Rea S. Irvin (1881-1972)|Ancient History, 1912|Cover illustration for Life v. 61, no. 1582 (February 20, 1913)|Ink, gouache, and opaque white on board|Library of Congress, Prints and Photographs Division, Art Wood Collection of Caricature and Cartoon, unprocessed item

The cover illustration for the February 20, 1913 issue of the humor magazine Life, is titled “Ancient History.” It is a single panel cartoon, drawn in the style of a Greek vase decoration, red on black. At the center of the circular illustration is the image of an older woman with grey hair dressed in a flowing Doric chiton (a single length of fabric folded, wrapped, and pinned), poking a startled man dressed in a toga (an elder statesman perhaps) in the chest with an umbrella ferrule. The central woman is a caricature of Susan B. Anthony. Compare the caricature to two other images of the suffragette below: the first is a typical photo of Anthony in her old age seen in profile wearing her glasses and reading. As we can see, Susan B. Anthony typically wore her hair pulled back into a tightly constructed bun. The caricature of Anthony displays a larger and looser bun shown in the style of the ancient Greek women who wore their buns in a more elaborate up-do with the hair wrapped up and away from the back of the head.

Photo of Susan B. Anthony Reading, c. 1900

Charles Bartholomew (1869-1949)|Cartoon of Susan B. Anthony Chasing President Grover Cleveland, c. 1892-96|Library of Congress, Prints and Photographs Division; Reproduction Number LC-USZ62-96565

The second (above) is a political cartoon from between 1892 and 1896. It shows President Grover Cleveland, carrying book titled “What I know about Women’s Clubs,” being chased by Susan B. Anthony brandishing a “Women’s Suffrage” umbrella in her right hand, as the figure of Uncle Sam stands laughing in the far right background. She is chasing after President Cleveland in her fight for women’s right to vote. It is this cartoon that leads us to understand that frowning image on the Life cover is meant as a caricature of Anthony and the inclusion of the umbrella used as a prod or a goad has a precedent in the earlier political cartoon. For this Life cover, the illustrator, Rea Irvin, covered Anthony’s hands in contemporary black lady’s gloves, which creates an interesting juxtaposition to the Grecian garb. There is an fascinating aside with respect to the use of the umbrella in Irvin’s image: in ancient Greece ladies of fashion commonly carried a parasol with them. The character Prometheus in Aristophanes’ Birds, uses a parasol as a comical disguise, because it was considered an article of female use.

In the Life magazine cover Susan B. Anthony’s character is followed by other women, one of them carrying a sign that says, “We Want Our Rights.” As the background group of women move into the scene, behind the foreground gentleman, the rest of the men are seen running away. The decorative friezes above and below the central portion of the illustration include more figures of Grecian women chasing after Grecian men wearing their togas or Grecian soldiers protected by their shields. The illustration’s edge, comprised of a modified Greek key design, reinforces the references to ancient Greece.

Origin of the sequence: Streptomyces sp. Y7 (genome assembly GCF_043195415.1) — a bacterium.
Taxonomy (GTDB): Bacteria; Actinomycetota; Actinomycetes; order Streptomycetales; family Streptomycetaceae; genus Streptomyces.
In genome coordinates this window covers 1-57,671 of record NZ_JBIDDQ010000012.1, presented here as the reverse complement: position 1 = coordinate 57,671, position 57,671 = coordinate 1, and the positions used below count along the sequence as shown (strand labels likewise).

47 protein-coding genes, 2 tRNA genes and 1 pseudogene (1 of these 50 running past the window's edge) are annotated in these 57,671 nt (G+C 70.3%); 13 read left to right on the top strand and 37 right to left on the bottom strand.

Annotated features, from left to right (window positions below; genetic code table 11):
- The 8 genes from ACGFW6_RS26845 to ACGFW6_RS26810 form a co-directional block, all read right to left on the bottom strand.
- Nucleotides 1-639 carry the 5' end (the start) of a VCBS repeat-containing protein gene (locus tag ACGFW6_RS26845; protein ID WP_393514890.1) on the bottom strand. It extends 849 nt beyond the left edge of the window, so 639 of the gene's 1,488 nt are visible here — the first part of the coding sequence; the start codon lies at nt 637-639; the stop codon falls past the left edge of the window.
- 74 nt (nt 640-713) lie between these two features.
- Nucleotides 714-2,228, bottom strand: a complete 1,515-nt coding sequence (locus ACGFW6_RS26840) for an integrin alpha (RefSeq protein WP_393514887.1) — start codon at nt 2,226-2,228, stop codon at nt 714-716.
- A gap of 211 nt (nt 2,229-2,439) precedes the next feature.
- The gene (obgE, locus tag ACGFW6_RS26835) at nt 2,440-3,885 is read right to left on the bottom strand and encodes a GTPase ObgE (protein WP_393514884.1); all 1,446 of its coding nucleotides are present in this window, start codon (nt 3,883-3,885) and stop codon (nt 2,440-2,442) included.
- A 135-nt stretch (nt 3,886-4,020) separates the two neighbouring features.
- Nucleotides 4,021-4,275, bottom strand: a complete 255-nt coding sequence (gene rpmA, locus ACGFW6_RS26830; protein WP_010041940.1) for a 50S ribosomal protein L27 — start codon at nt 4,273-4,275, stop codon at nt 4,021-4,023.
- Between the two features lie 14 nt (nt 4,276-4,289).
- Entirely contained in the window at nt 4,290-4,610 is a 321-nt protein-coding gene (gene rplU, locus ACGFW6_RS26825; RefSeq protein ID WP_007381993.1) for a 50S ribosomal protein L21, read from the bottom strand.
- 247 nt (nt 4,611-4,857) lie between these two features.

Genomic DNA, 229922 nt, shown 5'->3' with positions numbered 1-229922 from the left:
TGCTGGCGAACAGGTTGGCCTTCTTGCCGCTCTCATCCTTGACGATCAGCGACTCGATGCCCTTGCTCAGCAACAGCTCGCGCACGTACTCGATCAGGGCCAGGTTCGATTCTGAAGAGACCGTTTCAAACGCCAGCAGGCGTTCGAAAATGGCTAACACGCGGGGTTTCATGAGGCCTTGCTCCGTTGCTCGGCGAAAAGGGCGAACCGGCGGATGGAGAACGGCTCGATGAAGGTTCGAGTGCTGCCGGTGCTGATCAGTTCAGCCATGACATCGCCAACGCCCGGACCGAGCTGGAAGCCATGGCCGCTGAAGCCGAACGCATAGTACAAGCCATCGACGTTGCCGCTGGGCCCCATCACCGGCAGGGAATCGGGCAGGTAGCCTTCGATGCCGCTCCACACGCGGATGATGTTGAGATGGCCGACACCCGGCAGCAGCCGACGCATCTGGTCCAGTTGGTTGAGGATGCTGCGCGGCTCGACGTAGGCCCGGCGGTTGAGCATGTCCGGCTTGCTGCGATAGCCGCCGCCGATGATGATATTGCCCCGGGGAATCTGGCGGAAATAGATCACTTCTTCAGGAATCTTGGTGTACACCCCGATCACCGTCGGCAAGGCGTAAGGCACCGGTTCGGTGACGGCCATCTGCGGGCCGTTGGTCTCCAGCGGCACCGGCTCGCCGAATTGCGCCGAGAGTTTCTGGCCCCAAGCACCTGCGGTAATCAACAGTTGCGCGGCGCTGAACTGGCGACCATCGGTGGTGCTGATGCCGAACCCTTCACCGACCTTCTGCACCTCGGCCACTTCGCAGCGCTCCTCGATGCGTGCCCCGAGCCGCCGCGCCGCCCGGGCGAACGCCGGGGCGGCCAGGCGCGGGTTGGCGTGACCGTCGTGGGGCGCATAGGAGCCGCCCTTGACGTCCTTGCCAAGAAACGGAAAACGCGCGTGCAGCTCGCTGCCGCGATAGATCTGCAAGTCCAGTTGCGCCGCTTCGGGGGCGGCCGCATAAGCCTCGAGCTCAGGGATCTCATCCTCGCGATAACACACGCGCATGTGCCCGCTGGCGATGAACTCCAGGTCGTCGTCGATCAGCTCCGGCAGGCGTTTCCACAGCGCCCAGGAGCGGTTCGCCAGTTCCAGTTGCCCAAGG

Susan B. Anthony was one of the leaders of the American women’s rights movement in the nineteenth century, focusing not only on suffrage, but on economic, social, and legal rights as well. When she died in 1906, women had still not yet won the right to vote. With the ratification of the 19th Amendment in 1920, women finally received the right to vote . The Life cover includes the legend, “A.D. CXCV” at the bottom of the picture. The date is 1905 in Roman numerals, the year before Anthony passed away of heart disease and pneumonia.

Above the illustration on the cover is a notation to the left that this issue of Life magazine is the “Husbandette’s Number.” The term husbandette was coined a month prior to the issuing of this cover, by the cartoonist and creator of Gasoline Alley, Frank O. King (1883-1969). On January 9, 1913 King introduced a series of single-panel gag cartoons beginning with a page headed, “Hints to Husbandettes.” A husbandette was the spouse of a suffragette; the term implied that the husband’s support was grounded in a desire for domestic peace.

July 29, 2010

By Joyce K. Schiller, Curator, Rockwell Center for American Visual Studies
Norman Rockwell Museum